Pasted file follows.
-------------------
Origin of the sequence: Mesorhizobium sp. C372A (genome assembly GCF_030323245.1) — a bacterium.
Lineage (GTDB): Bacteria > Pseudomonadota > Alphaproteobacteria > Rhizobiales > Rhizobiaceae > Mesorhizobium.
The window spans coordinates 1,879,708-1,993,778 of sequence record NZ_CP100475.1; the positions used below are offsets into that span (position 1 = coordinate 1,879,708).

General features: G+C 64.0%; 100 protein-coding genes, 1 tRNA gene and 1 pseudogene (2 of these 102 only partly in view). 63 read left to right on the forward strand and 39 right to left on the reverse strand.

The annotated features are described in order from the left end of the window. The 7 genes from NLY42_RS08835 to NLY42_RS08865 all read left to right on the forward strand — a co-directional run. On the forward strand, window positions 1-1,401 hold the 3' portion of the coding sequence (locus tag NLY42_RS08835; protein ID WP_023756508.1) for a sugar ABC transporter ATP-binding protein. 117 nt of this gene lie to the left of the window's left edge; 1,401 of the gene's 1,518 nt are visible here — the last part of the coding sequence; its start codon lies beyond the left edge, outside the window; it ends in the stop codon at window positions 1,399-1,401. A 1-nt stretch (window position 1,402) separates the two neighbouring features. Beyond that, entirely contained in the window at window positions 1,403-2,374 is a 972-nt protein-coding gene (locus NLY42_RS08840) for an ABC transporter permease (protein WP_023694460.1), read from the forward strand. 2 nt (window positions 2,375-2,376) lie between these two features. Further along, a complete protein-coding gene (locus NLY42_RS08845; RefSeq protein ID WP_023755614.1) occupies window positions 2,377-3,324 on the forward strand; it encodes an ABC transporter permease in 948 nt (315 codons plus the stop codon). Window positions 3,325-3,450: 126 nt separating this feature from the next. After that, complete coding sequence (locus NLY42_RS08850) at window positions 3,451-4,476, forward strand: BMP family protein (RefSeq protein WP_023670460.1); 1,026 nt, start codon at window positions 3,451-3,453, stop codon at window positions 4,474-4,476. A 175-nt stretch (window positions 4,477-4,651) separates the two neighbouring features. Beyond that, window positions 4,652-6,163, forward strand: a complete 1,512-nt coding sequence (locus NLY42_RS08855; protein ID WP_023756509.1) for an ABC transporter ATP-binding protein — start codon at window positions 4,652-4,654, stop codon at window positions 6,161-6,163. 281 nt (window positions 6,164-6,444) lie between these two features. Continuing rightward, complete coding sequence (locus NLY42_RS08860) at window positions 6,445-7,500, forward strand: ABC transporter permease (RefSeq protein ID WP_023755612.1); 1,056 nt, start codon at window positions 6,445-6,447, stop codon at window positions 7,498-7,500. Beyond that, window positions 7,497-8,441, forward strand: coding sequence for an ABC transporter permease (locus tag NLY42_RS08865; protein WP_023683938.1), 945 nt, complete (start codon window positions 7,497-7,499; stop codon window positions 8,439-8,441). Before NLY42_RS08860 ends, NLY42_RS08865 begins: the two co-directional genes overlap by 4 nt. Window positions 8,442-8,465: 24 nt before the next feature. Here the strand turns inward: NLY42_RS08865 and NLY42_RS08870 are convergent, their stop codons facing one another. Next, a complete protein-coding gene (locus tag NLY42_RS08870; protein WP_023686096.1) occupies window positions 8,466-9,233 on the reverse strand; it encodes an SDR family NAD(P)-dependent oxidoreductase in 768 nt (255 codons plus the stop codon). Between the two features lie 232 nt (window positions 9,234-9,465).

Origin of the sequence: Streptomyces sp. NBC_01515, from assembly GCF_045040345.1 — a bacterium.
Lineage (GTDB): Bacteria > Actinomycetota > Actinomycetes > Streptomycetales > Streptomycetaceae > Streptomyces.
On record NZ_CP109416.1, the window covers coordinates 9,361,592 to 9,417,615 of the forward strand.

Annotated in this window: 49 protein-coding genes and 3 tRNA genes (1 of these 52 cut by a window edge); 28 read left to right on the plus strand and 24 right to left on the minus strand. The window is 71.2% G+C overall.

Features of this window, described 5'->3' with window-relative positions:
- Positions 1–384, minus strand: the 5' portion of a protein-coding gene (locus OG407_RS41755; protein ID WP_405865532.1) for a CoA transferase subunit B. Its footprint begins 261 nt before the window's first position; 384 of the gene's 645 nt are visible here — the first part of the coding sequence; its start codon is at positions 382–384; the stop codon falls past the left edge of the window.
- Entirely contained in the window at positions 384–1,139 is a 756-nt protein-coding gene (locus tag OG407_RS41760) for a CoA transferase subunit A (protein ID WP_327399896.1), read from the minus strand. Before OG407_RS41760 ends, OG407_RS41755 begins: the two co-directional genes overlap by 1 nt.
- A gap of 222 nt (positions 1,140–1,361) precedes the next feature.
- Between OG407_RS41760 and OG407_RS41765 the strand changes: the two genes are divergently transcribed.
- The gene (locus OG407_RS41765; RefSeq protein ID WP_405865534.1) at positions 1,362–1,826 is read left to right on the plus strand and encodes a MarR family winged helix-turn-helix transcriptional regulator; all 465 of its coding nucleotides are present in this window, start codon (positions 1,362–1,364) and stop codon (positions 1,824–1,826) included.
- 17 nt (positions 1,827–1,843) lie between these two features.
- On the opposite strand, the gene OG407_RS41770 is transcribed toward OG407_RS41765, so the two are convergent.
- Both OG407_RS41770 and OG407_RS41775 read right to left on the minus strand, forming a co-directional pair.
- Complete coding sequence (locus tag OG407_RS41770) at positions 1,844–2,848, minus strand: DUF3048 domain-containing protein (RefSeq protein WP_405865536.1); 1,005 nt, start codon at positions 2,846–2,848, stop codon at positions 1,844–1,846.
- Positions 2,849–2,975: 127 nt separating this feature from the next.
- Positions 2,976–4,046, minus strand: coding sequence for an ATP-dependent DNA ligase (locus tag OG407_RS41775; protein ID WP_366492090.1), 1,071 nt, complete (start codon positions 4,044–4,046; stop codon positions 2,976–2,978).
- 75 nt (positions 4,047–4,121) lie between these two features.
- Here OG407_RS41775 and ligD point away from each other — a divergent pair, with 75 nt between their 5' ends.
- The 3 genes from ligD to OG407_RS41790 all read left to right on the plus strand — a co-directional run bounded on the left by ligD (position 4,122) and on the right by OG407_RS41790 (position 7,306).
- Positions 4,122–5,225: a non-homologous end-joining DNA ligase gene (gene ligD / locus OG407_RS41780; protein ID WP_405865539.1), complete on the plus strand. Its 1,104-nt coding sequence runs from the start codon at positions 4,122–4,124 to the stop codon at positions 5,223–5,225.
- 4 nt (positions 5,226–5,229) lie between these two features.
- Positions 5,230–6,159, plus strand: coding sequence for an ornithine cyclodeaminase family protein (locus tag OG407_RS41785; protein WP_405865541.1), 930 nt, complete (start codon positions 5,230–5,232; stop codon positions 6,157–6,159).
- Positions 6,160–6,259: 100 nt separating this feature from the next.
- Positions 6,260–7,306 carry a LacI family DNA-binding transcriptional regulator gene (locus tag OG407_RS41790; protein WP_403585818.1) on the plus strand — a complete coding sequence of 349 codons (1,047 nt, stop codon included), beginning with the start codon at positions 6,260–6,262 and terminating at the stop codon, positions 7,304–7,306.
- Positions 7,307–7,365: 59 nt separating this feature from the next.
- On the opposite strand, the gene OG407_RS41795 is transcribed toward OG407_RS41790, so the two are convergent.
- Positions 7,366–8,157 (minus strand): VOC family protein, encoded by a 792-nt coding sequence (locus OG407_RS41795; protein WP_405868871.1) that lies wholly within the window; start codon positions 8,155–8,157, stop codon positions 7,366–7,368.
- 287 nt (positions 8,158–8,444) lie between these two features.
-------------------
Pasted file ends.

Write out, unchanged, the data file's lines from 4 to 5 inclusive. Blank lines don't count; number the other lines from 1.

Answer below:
General features: G+C 64.0%; 100 protein-coding genes, 1 tRNA gene and 1 pseudogene (2 of these 102 only partly in view). 63 read left to right on the forward strand and 39 right to left on the reverse strand.

The annotated features are described in order from the left end of the window. The 7 genes from NLY42_RS08835 to NLY42_RS08865 all read left to right on the forward strand — a co-directional run. On the forward strand, window positions 1-1,401 hold the 3' portion of the coding sequence (locus tag NLY42_RS08835; protein ID WP_023756508.1) for a sugar ABC transporter ATP-binding protein. 117 nt of this gene lie to the left of the window's left edge; 1,401 of the gene's 1,518 nt are visible here — the last part of the coding sequence; its start codon lies beyond the left edge, outside the window; it ends in the stop codon at window positions 1,399-1,401. A 1-nt stretch (window position 1,402) separates the two neighbouring features. Beyond that, entirely contained in the window at window positions 1,403-2,374 is a 972-nt protein-coding gene (locus NLY42_RS08840) for an ABC transporter permease (protein WP_023694460.1), read from the forward strand. 2 nt (window positions 2,375-2,376) lie between these two features. Further along, a complete protein-coding gene (locus NLY42_RS08845; RefSeq protein ID WP_023755614.1) occupies window positions 2,377-3,324 on the forward strand; it encodes an ABC transporter permease in 948 nt (315 codons plus the stop codon). Window positions 3,325-3,450: 126 nt separating this feature from the next. After that, complete coding sequence (locus NLY42_RS08850) at window positions 3,451-4,476, forward strand: BMP family protein (RefSeq protein WP_023670460.1); 1,026 nt, start codon at window positions 3,451-3,453, stop codon at window positions 4,474-4,476. A 175-nt stretch (window positions 4,477-4,651) separates the two neighbouring features. Beyond that, window positions 4,652-6,163, forward strand: a complete 1,512-nt coding sequence (locus NLY42_RS08855; protein ID WP_023756509.1) for an ABC transporter ATP-binding protein — start codon at window positions 4,652-4,654, stop codon at window positions 6,161-6,163. 281 nt (window positions 6,164-6,444) lie between these two features. Continuing rightward, complete coding sequence (locus NLY42_RS08860) at window positions 6,445-7,500, forward strand: ABC transporter permease (RefSeq protein ID WP_023755612.1); 1,056 nt, start codon at window positions 6,445-6,447, stop codon at window positions 7,498-7,500. Beyond that, window positions 7,497-8,441, forward strand: coding sequence for an ABC transporter permease (locus tag NLY42_RS08865; protein WP_023683938.1), 945 nt, complete (start codon window positions 7,497-7,499; stop codon window positions 8,439-8,441). Before NLY42_RS08860 ends, NLY42_RS08865 begins: the two co-directional genes overlap by 4 nt. Window positions 8,442-8,465: 24 nt before the next feature. Here the strand turns inward: NLY42_RS08865 and NLY42_RS08870 are convergent, their stop codons facing one another. Next, a complete protein-coding gene (locus tag NLY42_RS08870; protein WP_023686096.1) occupies window positions 8,466-9,233 on the reverse strand; it encodes an SDR family NAD(P)-dependent oxidoreductase in 768 nt (255 codons plus the stop codon). Between the two features lie 232 nt (window positions 9,234-9,465).